Maybe given the blood sugar was "only a little bit high" there is something more to this case (do you know the number?) but that needs to be decided by a diabetes consultant - not a GP.

Tomorrow he must go into hospital. I don't know if the "tests" are with a diabetes team in a hospital? If not, go to A&E. Seriously.

Sorry to be hardcore. This all sounds VERY wrong from the GP. Maybe there is something else we don't know but you don't want to take risk here.

(I was admitted to hospital at 15 via A&E to be diagnosed with Type 1, by the way!)

Good luck to your son. Whatever the answer, diabetes is definitely a manageable problem.

Teenagecrisisagain Wed 16-Dec-15 22:06:42

My dd2 has type 1

You need to take your ds to hospital. His blood glucose may have been 'slightly high' but did they test for blood ketones?
If it's type 1 it's very serious and needs IMMEDIATE treatment
If it's type 2 it's still urgent

You will only get an answer if you go to the hospital don't let the GP fob you off

Lindtnotlint Wed 16-Dec-15 22:22:01

Also note that the NICE guidelines linked above say all diabetes in young people should be treated as suspected Type 1 until proven otherwise. And note the point that this should have SAME DAY referral to a paediatric diabetes team (ie specialists).

Sorry, this must all be very worrying. It will all be totally fine, but you do need him seen by a proper diabetes specialist in hospital ASAP (ie tomorrow at the latest).

Tangarine Wed 16-Dec-15 22:34:01

Hello OP. I don't want to be alarmist but these threads send shivers down my spine. Good to see that your DS is going back tomorrow for blood tests. As other posters have already said, if he starts going downhill before then please take him to A&E.

My Type 1 DS1 was misdiagnosed and he almost died as a result. This was 13 years ago - I'm horrified that it still might be happening. He didn't have glucose in his urine (which I was later told is not unusual, his urine was very dilute by then as his body was trying to flush all the glucose out), but his blood sugar levels were through the roof.

Fingers crossed all will be well with your DS.

nocoolnamesleft Thu 17-Dec-15 03:16:56

The finger prick test and urine dip were NOT normal, and your GP didn't said your son straight up to hospital? Are they mad?!!!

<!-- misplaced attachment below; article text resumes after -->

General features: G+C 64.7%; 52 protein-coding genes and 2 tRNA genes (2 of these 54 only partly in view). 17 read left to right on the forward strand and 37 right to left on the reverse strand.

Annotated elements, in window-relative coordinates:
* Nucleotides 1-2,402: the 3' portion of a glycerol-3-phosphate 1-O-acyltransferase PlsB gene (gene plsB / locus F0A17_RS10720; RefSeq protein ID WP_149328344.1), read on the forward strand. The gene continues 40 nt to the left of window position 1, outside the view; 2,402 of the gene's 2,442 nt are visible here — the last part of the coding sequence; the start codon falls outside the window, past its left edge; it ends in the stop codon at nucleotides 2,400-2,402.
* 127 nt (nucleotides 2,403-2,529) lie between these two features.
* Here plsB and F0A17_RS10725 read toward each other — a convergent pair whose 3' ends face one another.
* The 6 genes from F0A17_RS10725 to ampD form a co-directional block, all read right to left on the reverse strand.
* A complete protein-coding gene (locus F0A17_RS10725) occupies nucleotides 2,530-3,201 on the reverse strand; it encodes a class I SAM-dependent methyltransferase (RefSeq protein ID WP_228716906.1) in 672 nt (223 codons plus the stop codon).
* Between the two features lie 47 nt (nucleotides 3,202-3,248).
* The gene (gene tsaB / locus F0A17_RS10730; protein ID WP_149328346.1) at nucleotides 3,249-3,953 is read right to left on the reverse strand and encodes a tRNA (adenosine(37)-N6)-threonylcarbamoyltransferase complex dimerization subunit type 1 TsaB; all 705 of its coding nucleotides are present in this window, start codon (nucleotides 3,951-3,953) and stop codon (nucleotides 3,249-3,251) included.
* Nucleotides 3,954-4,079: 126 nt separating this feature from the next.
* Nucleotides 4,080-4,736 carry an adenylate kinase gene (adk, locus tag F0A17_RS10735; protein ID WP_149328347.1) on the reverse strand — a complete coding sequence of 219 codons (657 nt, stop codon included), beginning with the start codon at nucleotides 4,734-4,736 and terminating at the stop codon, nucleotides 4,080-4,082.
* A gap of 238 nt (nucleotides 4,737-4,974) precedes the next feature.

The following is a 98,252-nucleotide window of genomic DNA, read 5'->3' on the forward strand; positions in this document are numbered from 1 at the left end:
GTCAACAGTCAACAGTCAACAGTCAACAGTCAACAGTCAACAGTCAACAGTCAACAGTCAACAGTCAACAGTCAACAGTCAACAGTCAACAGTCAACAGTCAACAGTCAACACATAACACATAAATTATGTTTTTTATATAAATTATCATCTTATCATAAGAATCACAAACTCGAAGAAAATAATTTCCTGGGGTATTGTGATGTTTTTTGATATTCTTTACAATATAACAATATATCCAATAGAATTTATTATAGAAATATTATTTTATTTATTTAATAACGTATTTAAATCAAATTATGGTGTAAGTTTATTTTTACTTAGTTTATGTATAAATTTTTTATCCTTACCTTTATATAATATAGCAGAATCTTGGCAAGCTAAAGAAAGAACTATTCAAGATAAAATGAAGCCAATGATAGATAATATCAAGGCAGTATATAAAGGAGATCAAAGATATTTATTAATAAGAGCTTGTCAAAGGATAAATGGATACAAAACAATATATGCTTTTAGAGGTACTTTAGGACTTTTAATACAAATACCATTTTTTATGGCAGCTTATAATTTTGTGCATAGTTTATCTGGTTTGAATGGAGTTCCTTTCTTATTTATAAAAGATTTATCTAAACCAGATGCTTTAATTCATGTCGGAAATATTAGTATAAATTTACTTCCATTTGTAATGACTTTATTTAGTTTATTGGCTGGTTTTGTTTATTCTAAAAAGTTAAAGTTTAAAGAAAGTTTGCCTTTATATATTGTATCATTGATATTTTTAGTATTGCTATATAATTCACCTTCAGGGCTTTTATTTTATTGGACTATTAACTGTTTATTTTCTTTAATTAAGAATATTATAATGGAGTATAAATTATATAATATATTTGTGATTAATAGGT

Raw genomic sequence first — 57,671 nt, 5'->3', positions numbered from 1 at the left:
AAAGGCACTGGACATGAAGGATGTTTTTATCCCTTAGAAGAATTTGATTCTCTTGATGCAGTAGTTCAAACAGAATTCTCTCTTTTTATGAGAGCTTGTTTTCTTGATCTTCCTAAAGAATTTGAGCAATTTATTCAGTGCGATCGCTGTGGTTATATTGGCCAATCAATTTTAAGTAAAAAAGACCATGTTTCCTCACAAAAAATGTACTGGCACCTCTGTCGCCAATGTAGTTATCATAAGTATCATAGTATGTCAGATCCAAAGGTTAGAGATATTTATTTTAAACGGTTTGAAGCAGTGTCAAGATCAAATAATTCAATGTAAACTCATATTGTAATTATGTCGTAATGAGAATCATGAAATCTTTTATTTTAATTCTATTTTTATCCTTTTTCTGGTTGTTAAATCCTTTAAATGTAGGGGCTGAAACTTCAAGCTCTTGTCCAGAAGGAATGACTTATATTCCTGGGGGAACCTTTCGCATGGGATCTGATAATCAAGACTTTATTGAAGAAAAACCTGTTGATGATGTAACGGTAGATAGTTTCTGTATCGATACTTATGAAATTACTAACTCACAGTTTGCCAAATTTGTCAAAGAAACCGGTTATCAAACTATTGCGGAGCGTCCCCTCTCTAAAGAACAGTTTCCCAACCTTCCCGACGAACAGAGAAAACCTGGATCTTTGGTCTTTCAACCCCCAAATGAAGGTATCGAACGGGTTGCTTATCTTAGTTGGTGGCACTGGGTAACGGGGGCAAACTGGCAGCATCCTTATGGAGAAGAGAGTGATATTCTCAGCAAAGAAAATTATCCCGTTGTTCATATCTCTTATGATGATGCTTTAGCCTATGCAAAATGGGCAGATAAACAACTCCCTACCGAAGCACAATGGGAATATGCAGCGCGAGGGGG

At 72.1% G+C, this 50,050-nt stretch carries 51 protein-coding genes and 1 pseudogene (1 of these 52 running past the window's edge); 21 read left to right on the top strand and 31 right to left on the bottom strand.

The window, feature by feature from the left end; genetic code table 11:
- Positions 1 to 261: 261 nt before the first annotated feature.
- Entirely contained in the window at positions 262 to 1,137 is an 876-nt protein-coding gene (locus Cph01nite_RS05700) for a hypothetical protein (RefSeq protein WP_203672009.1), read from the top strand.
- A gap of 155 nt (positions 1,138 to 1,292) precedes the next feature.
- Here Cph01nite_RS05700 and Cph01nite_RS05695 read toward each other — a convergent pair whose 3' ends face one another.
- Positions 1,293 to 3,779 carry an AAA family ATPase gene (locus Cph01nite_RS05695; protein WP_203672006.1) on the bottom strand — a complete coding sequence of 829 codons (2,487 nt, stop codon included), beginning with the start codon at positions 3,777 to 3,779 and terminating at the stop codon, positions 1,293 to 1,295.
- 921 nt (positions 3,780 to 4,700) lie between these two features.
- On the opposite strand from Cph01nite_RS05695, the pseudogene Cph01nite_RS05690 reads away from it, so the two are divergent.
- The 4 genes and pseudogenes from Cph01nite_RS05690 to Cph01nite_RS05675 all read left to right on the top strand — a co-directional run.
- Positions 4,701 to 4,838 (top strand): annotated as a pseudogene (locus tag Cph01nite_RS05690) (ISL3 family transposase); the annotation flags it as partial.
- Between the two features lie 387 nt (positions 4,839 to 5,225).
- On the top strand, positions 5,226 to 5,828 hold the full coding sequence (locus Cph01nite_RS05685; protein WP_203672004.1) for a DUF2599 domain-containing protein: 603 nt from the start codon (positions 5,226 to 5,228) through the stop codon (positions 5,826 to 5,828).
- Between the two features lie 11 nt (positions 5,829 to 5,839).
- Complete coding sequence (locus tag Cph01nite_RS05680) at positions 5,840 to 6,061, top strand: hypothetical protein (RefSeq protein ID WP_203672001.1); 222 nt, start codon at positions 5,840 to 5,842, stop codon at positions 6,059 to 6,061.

Seriously, sod the blood tests. What your kid needs is to see someone who knows what they're doing. Today.

Please, please, please. I don't want to sound alarmist but untreated type 1 diabetes (which is far more likely than type 2) kills kids. For the love of your son, kick up a fuss, do whatever it takes (camp out at your GP demanding they ring paeds, or rock up to A&E) but don't let your son risk being one of those statistics.

And when you do get to see the paediatrician, tell them what advice your GP gave you. Because if this was one of our local GPs I'd fucking want to know about it.

SweetTeaVodka Thu 17-Dec-15 23:58:38

OP, how is your soon now?

SweetTeaVodka Thu 17-Dec-15 23:59:16

Sorry, that should say 'how is your son now'?

makingitthroughok Fri 18-Dec-15 19:27:01

Sorry have not replied for a while! after a pediatrician saw him for bloods they admitted him for a blood glucose test and as a precaution put him on insulin. Hs still in hospital but a lot better. Its all been a bit surreal really, i still cant belive it. They believe it is type 1 Diabetes just waiting for conformation really. We only briefly talked about the way the GP dealt with it (I would like to point out it wasnt are emergency GP as it was an emergency apptment this was just under a week ago) but i said i want to have all my attention on my son for know. Thank you for youre support

lennonj Fri 18-Dec-15 19:40:14

Sorry to hear that your son more than likely has Type 1, but glass that you eventually got to hospital and got treatment before he became ill. There is so much to learn but there's lots of support out there, some great Facebook support sites for parents e.g. cwd uk- main group (cwd is children with diabetes), diabetic mums uk are two great groups. It will feel surreal, when my son was diagnosed I was sure they'd ring me to say they'd made a mistake, but fingerprick tests and insulin injections become your new norm.

We3KingyOfOblomovAre Fri 18-Dec-15 19:54:35

So sorry to hear this. But pleased your son is now in hospital receiving treatment.
I have had type 1 all my life and am literally HORRIFIED at what this GP did. It just sounds so wrong to me, on every single level. FRIGHTENING!!

lennonj Fri 18-Dec-15 20:05:17

Parents of type 1 teens is another useful Facebook site. When my son was diagnosed I didn't know any other children with type 1 so these online communities are great for all of those little queries, moans, tears etc.

nocoolnamesleft Sat 19-Dec-15 02:26:16

Oh, thank god.

Um, sorry. I mean, I am really sorry that your ds appears to have type 1 diabetes. But I'm enormously relieved that he's getting treated. I realise this is a shellshock, but it's amazing how quickly they starts feeling better. But you're all going to have a fair bit of homework learning how to deal with it. Good luck.

SconeForAStroll Sat 19-Dec-15 07:48:41

How scarily reminiscent of the (eventual) diagnosis of my ds.

We spent six weeks going to and from the gp. I thought I was going mad. And then I thought he had leukaemia. My gp ordered bloods as well. But no dip test.

When ds was diagnosed (thank god for OOH at the local hospital) he was in ketoacidosis properly, his breathing was appalling. The consultant later said she hadn't had a child that ill for over six years. And I felt like such a terrible mother - I had known something was badly wrong, but I hadn't been able to protect him.

I think I have a touch of PTSD as a result actually. It was eighteen months ago and yet I am in floods of tears just remembering how poorly he was.

All my love making to you and your ds. flowers